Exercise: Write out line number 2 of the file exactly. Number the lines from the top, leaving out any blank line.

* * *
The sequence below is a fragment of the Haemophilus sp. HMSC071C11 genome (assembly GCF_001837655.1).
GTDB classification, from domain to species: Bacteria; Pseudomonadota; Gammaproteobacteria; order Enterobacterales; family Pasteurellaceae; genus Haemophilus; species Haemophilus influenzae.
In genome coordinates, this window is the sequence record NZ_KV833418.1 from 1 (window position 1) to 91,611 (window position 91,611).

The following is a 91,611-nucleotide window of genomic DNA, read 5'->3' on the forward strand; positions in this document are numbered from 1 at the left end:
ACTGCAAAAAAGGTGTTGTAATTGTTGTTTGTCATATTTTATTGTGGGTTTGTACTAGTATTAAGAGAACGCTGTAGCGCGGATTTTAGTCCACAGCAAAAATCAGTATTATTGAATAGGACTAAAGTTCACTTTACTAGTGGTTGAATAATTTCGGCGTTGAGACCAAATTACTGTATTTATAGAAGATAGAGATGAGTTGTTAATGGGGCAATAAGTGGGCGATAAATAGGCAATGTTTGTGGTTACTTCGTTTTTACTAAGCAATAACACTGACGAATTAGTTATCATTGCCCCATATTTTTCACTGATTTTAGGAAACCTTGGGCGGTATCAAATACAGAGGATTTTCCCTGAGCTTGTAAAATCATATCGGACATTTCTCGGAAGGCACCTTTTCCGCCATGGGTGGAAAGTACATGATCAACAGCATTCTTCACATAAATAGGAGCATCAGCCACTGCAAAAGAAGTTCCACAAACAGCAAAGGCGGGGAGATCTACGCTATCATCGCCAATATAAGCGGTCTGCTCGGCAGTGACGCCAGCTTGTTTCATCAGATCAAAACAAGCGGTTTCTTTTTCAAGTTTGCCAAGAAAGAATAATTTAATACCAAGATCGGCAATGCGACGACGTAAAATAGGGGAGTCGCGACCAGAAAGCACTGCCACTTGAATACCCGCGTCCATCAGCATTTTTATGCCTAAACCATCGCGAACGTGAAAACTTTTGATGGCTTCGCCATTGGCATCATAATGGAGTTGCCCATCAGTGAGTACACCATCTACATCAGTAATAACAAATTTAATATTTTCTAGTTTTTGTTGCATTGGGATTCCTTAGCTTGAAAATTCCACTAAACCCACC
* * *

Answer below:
GTDB classification, from domain to species: Bacteria; Pseudomonadota; Gammaproteobacteria; order Enterobacterales; family Pasteurellaceae; genus Haemophilus; species Haemophilus influenzae.